Just to give you an idea of what this show is about, take a look at the following clip.

Intense, right? While I was watching these teens and tweens get a healthy dosage of tough love from the inmates and correctional officers, I couldn’t help but ask, “who are their parents?”

Growing up, there was a fine line that I never crossed. Not just due to the love and respect that I had for my parents, but also out of the fear that I had for my parents. Seriously, I might have tried them (just like we all do) but I knew when to shut up, because if I didn’t, I would’ve easily ended up in intensive care. My parents taught me that love, respect, and fear that kept me on the right path. I wouldn’t have been able to figure it out on my own, not without the right guidance. So when I watch these episodes or see kids misbehaving out in public, the first question that I always ask is, “who are their parents?”

I don’t have much sympathy for adults who tend to play the victim role as quickly as I would for children because there’s a certain level of responsibility and accountability that comes with being an adult. If you’re man enough and woman enough to have consensual sex that produces a child, then be man enough and woman enough to raise that child. Yes, it does take a village. But that village isn’t responsible for your son/daughter, you are.

The parent/guardian is responsible for teaching their kids how to love themselves, treat others, respect their elders, place value in education, and etc. Not the kids. So this selfish idea that these young children, tweens, and teenagers are the cause for all of their behavioral problems is just a cop-out from the real reasons: the parents, neglect, abandonment, poverty, abuse. When these young boys and young girls are brought up in situations beyond their control, their innocence taken beyond their control, and their mind/body/soul abused beyond their control, those troubled kids grow up into troubled adults and the likelihood of that cycle continuing remains high.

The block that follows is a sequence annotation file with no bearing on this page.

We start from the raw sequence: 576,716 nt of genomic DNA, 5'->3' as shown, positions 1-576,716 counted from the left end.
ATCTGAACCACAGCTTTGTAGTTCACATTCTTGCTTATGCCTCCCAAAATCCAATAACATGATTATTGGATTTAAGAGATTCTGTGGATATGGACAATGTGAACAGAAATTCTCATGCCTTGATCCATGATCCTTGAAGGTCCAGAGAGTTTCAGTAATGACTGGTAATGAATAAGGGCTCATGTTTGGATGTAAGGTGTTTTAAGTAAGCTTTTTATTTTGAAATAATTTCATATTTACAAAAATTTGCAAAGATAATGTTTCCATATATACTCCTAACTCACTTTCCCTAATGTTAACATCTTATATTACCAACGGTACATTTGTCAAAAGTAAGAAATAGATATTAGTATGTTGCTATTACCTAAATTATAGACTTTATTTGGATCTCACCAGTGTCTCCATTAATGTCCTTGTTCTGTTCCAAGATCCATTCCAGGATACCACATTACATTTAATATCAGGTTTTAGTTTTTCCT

Capital Preparatory Magnet School Principal, Dr. Steve Perry, made reference to young students overcoming individual struggles and beating the odds in this year’s SAB Black History Month program at Centennial Hall. Perry stated, “too many of us are comfortable with participation trophies. Don’t just show up. It’s about overcoming adversity. The biggest fight champions face is not on the outside, it’s on the inside. True champions fill themselves with images that inspire them.”